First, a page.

Alice Johnson praises President Trump’s ‘compassion’ in moving RNC speech

WASHINGTON — Alice Johnson, the woman sentenced to life in prison before being freed by President Trump in 2018, praised his compassion in an emotional speech at the 2020 Republican National Convention.

“I was once told that the only way I would be reunited with my family as a corpse,” Johnson said on the final night of the Republican convention, themed “Land of Greatness.”

“But through the grace of God and the love and compassion of President Donald John Trump, I stand before you tonight and I assure you, I am not a ghost. I am alive, I am whole and most importantly, I am free,” she continued.

In 1997, Johnson, 65, was sentenced to life in prison with no parole as a first-time, non-violent offender for her role in a large cocaine-dealing ring.

She spent 22 years in jail and unsuccessfully appealed the Obama-Biden administration to commute her sentence before reality TV star Kim Kardashian became interested in her case.

Kardashian lobbied Trump to free Johnson and in 2018, he officially commuted her sentence.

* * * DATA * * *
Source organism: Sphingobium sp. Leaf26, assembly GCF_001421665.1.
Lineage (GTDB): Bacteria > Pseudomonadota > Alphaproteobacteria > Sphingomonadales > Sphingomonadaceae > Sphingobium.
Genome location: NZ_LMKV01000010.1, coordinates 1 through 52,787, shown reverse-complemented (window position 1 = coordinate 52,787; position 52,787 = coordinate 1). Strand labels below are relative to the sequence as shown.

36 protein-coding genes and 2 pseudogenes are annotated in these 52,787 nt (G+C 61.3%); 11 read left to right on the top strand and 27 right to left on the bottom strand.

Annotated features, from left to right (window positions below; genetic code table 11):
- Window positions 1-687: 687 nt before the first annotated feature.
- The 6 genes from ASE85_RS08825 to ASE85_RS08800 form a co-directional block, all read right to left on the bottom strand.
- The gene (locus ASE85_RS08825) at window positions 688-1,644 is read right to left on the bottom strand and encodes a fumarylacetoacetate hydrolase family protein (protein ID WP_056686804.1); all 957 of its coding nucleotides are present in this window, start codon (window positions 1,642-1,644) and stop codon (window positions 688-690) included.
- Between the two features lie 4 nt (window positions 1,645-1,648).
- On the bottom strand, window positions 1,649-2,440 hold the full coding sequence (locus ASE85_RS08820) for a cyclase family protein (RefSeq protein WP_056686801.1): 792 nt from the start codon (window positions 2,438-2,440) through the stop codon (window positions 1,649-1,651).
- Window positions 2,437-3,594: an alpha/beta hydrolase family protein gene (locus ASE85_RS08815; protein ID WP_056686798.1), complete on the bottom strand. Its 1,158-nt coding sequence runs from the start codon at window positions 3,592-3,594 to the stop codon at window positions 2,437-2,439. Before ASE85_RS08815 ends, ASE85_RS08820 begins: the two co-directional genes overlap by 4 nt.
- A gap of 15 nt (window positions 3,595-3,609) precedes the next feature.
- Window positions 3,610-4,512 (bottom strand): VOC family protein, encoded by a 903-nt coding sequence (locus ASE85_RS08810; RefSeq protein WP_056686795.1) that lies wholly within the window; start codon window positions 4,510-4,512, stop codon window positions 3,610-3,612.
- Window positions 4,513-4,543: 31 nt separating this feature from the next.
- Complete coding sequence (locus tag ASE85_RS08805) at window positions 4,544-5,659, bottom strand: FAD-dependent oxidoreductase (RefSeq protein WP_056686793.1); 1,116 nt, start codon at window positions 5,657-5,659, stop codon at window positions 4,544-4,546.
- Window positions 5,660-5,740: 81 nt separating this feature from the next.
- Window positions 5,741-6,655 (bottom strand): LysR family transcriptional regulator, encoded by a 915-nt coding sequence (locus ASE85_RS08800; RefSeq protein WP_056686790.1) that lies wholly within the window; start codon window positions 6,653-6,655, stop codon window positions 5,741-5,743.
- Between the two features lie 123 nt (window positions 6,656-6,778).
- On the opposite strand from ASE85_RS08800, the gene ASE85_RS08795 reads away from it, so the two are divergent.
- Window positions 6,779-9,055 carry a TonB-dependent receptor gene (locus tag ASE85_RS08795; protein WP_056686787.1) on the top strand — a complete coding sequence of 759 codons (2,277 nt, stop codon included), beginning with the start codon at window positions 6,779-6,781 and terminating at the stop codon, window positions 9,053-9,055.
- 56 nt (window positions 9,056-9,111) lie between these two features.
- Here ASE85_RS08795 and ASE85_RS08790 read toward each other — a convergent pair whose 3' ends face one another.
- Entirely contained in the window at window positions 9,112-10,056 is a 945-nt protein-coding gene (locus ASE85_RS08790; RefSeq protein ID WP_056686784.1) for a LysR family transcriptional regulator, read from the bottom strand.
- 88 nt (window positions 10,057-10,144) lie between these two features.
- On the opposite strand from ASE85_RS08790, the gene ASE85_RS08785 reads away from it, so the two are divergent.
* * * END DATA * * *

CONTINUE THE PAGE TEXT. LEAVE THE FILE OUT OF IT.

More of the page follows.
“What I did was wrong, I made decisions that I regret. They say you do the crime, you do the time. However that time should be fair and just. We all make mistakes — none of us want to be defined forever based on our worst decision,” Johnson continued on Thursday.

“When President Trump heard about me and the injustice of my story, he saw me as a person. He had compassion,” she said.

Trump spoke about Johnson in his 2019 State of the Union address, saying he had been “deeply moved” by her story and described her as a “terrific woman.”

Earlier Thursday, The Post reported how Johnson was only sentenced to life because of a 1986 drug act co-authored by Democratic presidential nominee Joe Biden which drastically increased sentencing guidelines.

The mom-of-six has now become a criminal justice advocate and the face of the Trump administration’s criminal reforms.

In a White House appearance last year, she thanked Trump for believing in her and called for other people to be given “a second chance.”

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